gargantuan canvases within this refined European “high art” context may seem
an example of classic ugly Americanism, here performed as ill proportioned
psychic dominance.
Julian Schnabel, “Blue Nude with Sword” (1979) and Cézanne, “La Femme étranglée” (The Strangled Woman,
1876) photo Sophie Crepy Boegly

Paul Cézanne “La Femme étranglée” (The Strangled Woman, 1876) oil on canvas, 31,2 x 24,7 cm Paris, musée
d’Orsay © Musée d’Orsay, dist. RMN-Grand Palais / Patrice Schmidt

The show starts with some of Schnabel’s earliest works, including the large-scale
signature plate painting “Blue Nude with Sword” (1979) (painted on broken
crockery) that he hung next to Cézanne’s much smaller and much better painting
“The Strangled Woman” (1876). This painting by Cézanne greatly impressed me
when I saw it in the Sade: Attacking the Sun show, also at Musée d’Orsay a few years
ago. Besides a somewhat similar palette, these two very different depictions of
aggressive male behavior have little to do with each other and Schnabel’s piece
ends up looking exceedingly crude next to Cézanne’s. On the other hand, I would
certainly have enjoyed seeing “Blue Nude with Sword” hung in the Park Güell in
Barcelona, since it was somewhat inspired by Antoni Gaudí’s marvelous mosaic

Another woeful pairing for no discernable reason other than their parity in scale
places one of Schnabel’s better tacky, figurative combine-paintings “The Exile”
(1980) (a typical Neo-Expressionist aggressive gesture with jutting moose antlers)
with the psychologically superior Cézanne painting of his fellow artist “Achille
Emperaire” (1868). In it Cézanne emphasizes Emperaire’s fragile and deformed
body. I last viewed this painting in the Portraits by Cézanne Musée d’Orsay show
last year where I found it as oddly touching as an Ian Dury album.

Julian Schnabel, “The Exile” (1980) Mixed media on wood, antlers, 228,6 x 304,8 cm Courtesy Galerie Bruno
Bichofberger, Männerdorf-Zurich, Switzerland © ADAGP, Paris 2018 © Droits réservés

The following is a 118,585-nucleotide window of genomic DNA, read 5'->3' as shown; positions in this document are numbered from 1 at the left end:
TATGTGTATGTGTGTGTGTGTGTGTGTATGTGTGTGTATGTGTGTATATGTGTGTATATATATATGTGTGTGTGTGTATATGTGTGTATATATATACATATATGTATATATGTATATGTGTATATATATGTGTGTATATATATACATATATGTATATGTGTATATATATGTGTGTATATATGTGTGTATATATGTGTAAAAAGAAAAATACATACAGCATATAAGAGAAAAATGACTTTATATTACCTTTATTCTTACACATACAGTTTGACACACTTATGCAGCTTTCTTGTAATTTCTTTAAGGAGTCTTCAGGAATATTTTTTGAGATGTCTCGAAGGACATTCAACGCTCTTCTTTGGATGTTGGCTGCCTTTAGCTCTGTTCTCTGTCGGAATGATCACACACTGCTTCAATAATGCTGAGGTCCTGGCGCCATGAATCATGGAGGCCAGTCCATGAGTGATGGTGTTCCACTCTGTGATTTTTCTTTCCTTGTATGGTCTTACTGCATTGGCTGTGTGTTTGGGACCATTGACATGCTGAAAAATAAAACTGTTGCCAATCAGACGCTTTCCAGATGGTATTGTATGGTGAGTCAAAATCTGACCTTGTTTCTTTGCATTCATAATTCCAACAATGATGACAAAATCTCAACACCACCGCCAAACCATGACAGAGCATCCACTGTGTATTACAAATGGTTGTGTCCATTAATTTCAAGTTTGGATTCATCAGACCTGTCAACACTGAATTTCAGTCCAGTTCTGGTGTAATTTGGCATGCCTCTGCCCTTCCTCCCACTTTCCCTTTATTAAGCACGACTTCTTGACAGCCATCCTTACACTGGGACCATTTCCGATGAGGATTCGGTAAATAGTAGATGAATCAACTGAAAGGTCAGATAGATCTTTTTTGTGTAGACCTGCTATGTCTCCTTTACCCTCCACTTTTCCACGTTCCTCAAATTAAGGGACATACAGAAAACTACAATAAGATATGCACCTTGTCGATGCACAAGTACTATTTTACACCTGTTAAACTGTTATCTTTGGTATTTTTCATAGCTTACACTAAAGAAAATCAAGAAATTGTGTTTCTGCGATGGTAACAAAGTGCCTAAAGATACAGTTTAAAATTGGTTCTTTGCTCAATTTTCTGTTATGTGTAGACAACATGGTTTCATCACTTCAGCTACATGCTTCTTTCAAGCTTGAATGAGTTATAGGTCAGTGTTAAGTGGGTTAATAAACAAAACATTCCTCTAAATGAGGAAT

Paul Cézanne, “Achille Emperaire” (1868) oil on canvas, 201 x 121 cm Paris, musée d’Orsay, RF 1964 38
Photo © RMN-Grand Palais (Musée d'Orsay) / Hervé Lewandowski

As I navigated the immense front room containing most of the show, the same
disappointment occurs over and over, with the most ludicrous example being
Schnabel’s pairing of his ugly “Tina in a Matador Hat” (1987) painting with
Vincent van Gogh’s divine “Self-portrait, Saint-Rémy-de-Provence” (1889). This
decision exemplifies the great MoMA curator Kurt Varnedoe’s assessment of
Schnabel’s painting output as that of “fake gestures” of “empty grandeur.”

Vincent van Gogh’s “Self-portrait, Saint-Rémy-de-Provence” (1889) and Julian Schnabel’s “Tina in a Matador
Hat” (1987), photo Sophie Crepy Boegly
Vincent van Gogh, “Self-portrait, Saint-Rémy-de-Provence” (1889) oil on canvas, 65 x 54,2 cm Paris, musée
d’Orsay, gift of Paul and Marguerite Gachet, RF1949-17 Photo © Musée d’Orsay, Dist. RMN-Grand Palais /
Patrice Schmidt

Julian Schnabel’s “Tina in a Matador Hat” (1987) oil paint on broken plates, 182,9 x 152,4 x 18 cm
Bischofberger Collection, Männedorf-Zurich, Switzerland, Inv. GBB No. 5027 © Julian Schnabel Studio /
Photo by Phillips/Schwab

Schnabel is everybody’s cliché idea of the macho painter in the era of depressed
expectations – larger than life, faux-iconoclastic, and, like Trump, a self-hyping
show man. Though I cast no political aspersions on Schnabel in this terrible
Trumpian time, Orsay through the Eyes of Julian Schnabel opens eyes to what other
scathing critics, such as Robert Hughes, have said about Schnabel’s paintings
during the era of Reagonomics: that he is a poppycock painter, perfect in his
personifying puffy profiteering.

Joseph Nechvatal